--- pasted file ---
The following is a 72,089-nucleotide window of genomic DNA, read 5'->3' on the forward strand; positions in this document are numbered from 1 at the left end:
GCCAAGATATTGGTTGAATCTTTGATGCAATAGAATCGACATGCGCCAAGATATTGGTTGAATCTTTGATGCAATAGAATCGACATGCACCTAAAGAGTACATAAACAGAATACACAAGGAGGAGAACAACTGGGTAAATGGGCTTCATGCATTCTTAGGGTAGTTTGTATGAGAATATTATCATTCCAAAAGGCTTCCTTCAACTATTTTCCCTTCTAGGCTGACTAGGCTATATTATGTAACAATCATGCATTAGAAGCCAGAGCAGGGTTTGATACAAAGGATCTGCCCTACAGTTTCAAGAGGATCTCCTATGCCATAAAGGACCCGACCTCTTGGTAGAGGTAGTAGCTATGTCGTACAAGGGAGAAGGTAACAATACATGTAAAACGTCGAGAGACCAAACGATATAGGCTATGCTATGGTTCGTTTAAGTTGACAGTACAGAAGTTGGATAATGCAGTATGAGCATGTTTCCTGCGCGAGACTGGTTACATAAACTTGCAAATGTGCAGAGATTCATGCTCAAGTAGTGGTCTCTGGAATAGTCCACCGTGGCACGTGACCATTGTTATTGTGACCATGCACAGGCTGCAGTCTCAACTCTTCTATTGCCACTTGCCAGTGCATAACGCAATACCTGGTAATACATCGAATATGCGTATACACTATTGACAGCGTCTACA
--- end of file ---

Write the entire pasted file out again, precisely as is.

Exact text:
The following is a 72,089-nucleotide window of genomic DNA, read 5'->3' on the forward strand; positions in this document are numbered from 1 at the left end:
GCCAAGATATTGGTTGAATCTTTGATGCAATAGAATCGACATGCGCCAAGATATTGGTTGAATCTTTGATGCAATAGAATCGACATGCACCTAAAGAGTACATAAACAGAATACACAAGGAGGAGAACAACTGGGTAAATGGGCTTCATGCATTCTTAGGGTAGTTTGTATGAGAATATTATCATTCCAAAAGGCTTCCTTCAACTATTTTCCCTTCTAGGCTGACTAGGCTATATTATGTAACAATCATGCATTAGAAGCCAGAGCAGGGTTTGATACAAAGGATCTGCCCTACAGTTTCAAGAGGATCTCCTATGCCATAAAGGACCCGACCTCTTGGTAGAGGTAGTAGCTATGTCGTACAAGGGAGAAGGTAACAATACATGTAAAACGTCGAGAGACCAAACGATATAGGCTATGCTATGGTTCGTTTAAGTTGACAGTACAGAAGTTGGATAATGCAGTATGAGCATGTTTCCTGCGCGAGACTGGTTACATAAACTTGCAAATGTGCAGAGATTCATGCTCAAGTAGTGGTCTCTGGAATAGTCCACCGTGGCACGTGACCATTGTTATTGTGACCATGCACAGGCTGCAGTCTCAACTCTTCTATTGCCACTTGCCAGTGCATAACGCAATACCTGGTAATACATCGAATATGCGTATACACTATTGACAGCGTCTACA